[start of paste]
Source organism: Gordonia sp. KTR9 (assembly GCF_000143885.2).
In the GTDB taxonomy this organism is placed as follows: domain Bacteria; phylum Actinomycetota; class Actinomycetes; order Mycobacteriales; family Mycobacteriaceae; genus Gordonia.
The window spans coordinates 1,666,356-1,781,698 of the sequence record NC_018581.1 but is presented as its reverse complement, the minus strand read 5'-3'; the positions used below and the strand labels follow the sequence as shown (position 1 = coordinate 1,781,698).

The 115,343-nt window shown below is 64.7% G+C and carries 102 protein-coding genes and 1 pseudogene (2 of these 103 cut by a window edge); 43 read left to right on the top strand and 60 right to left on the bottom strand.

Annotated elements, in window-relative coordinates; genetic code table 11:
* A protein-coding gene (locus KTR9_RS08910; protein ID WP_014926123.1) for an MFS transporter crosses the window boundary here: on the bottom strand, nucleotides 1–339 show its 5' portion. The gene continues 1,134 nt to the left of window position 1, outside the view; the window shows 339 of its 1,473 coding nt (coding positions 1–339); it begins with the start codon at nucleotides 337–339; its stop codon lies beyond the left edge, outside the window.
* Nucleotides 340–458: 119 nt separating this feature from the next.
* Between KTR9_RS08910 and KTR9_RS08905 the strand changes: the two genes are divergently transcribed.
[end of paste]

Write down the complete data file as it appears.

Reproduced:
Source organism: Gordonia sp. KTR9 (assembly GCF_000143885.2).
In the GTDB taxonomy this organism is placed as follows: domain Bacteria; phylum Actinomycetota; class Actinomycetes; order Mycobacteriales; family Mycobacteriaceae; genus Gordonia.
The window spans coordinates 1,666,356-1,781,698 of the sequence record NC_018581.1 but is presented as its reverse complement, the minus strand read 5'-3'; the positions used below and the strand labels follow the sequence as shown (position 1 = coordinate 1,781,698).

The 115,343-nt window shown below is 64.7% G+C and carries 102 protein-coding genes and 1 pseudogene (2 of these 103 cut by a window edge); 43 read left to right on the top strand and 60 right to left on the bottom strand.

Annotated elements, in window-relative coordinates; genetic code table 11:
* A protein-coding gene (locus KTR9_RS08910; protein ID WP_014926123.1) for an MFS transporter crosses the window boundary here: on the bottom strand, nucleotides 1–339 show its 5' portion. The gene continues 1,134 nt to the left of window position 1, outside the view; the window shows 339 of its 1,473 coding nt (coding positions 1–339); it begins with the start codon at nucleotides 337–339; its stop codon lies beyond the left edge, outside the window.
* Nucleotides 340–458: 119 nt separating this feature from the next.
* Between KTR9_RS08910 and KTR9_RS08905 the strand changes: the two genes are divergently transcribed.